motive.
            But his point of view is not necessarily ours.

            Have a read of Alasdair MacIntyre on extrinsic and intrinsic
            motives, too.

            That's more than enough.
            Andy

------------------------------------------------------------------------
            *Andy Blunden*
            http://home.pacific.net.au/~andy/
        <http://home.pacific.net.au/%7Eandy/>
            <http://home.pacific.net.au/%7Eandy/>



            Maria Cristina Migliore wrote:

                Greg and Andy,

                Thank you for your comments.


                Greg, I absolutely agree with you about the
        difficulties of
                overcoming our
                western language and thoughts, so influenced by the
        Cartesian
                dualism.
                Andy, I hope to be able to show a bit how I connect
        activities
                in what
                follow.


                About my attempts to overcome a dualistic language: I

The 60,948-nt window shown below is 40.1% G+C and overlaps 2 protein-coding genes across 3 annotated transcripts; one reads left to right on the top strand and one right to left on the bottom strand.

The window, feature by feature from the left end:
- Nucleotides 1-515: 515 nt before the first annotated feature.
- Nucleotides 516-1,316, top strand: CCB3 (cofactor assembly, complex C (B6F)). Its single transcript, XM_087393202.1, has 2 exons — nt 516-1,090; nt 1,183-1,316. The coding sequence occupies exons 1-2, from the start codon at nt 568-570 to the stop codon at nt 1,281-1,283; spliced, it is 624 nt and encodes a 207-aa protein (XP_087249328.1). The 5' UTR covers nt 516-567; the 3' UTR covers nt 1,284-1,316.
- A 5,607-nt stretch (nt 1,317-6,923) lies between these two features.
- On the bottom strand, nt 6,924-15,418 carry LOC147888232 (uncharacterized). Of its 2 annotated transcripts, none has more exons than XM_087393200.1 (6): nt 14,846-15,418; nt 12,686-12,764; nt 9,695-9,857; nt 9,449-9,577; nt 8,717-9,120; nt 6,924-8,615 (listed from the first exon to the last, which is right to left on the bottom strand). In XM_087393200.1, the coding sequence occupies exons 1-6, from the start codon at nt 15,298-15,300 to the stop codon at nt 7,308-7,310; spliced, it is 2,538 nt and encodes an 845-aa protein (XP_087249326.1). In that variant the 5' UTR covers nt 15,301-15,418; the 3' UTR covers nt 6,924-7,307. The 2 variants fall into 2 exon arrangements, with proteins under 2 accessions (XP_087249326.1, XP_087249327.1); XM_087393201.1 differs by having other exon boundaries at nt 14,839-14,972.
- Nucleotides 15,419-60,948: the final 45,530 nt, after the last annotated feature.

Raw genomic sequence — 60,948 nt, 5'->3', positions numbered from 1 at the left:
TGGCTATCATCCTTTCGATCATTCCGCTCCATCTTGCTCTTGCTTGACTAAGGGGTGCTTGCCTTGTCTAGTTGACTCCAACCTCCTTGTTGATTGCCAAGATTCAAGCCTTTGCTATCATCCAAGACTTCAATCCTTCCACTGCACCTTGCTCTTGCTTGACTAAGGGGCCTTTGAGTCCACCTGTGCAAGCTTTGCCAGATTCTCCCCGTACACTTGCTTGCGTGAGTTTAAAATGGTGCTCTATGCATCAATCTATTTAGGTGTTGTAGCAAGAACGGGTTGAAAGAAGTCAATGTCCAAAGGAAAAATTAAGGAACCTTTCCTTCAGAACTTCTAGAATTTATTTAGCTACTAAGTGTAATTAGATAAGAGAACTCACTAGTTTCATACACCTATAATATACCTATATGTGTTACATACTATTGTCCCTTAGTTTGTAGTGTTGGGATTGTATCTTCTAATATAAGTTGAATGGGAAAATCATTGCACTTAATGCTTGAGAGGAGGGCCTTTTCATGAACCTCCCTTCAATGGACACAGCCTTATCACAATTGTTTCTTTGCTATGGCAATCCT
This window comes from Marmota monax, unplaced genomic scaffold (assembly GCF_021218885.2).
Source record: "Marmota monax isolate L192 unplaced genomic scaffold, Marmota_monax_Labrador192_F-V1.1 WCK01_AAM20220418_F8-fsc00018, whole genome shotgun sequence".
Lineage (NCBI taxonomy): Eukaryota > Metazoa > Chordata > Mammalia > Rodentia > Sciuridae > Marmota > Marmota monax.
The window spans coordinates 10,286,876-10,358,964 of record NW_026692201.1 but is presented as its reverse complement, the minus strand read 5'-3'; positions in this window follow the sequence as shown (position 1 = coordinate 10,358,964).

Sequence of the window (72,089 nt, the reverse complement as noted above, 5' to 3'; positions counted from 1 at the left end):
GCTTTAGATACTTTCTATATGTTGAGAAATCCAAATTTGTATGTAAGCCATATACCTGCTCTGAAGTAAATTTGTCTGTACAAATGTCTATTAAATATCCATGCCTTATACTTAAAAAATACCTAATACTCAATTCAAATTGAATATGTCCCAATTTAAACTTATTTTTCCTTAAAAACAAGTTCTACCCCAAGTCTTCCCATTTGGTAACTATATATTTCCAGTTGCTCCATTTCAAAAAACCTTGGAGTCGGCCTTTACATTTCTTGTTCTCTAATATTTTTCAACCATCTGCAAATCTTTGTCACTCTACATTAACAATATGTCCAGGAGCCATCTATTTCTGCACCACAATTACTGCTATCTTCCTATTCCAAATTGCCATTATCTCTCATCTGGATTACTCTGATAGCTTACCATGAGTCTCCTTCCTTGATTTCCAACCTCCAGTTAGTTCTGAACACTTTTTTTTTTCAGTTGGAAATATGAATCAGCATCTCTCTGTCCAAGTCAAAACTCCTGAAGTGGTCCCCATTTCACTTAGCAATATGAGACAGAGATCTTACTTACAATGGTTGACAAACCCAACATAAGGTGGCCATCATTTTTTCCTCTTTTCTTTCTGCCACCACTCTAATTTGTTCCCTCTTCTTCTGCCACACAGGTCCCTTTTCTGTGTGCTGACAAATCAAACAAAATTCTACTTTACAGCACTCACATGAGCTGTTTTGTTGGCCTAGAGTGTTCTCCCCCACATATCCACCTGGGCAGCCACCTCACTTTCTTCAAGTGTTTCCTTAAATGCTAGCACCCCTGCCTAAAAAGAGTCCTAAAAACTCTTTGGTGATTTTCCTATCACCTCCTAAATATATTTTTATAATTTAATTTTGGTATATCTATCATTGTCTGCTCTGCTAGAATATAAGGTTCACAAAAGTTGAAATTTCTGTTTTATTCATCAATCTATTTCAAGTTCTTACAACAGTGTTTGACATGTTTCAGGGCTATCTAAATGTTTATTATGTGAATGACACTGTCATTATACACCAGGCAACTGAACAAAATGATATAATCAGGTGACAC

tend to
                prefer to
                talk about a) single development (as suggest by Cole and
                Wertsh) instead of
                individual and activity (or context or project)
        development;
                b) dimensions
                of a phenomenon instead of levels of a phenomenon
                (micro-meso-macro); c)
                motives instead of motivation.


                However it happens that I need to swing between ‘my’ new
                language and the
                ‘standard’ one, because I am living in a still
        Cartesian world
                and I need
                to be understood by people (and even myself!) who are (am)
                made of this
                Cartesian world.




-- Gregory A. Thompson, Ph.D.
        Assistant Professor
        Department of Anthropology
        882 Spencer W. Kimball Tower
        Brigham Young University
        Provo, UT 84602
        http://byu.academia.edu/GregoryThompson





--
Gregory A. Thompson, Ph.D.
Assistant Professor
Department of Anthropology
882 Spencer W. Kimball Tower
Brigham Young University
Provo, UT 84602
http://byu.academia.edu/GregoryThompson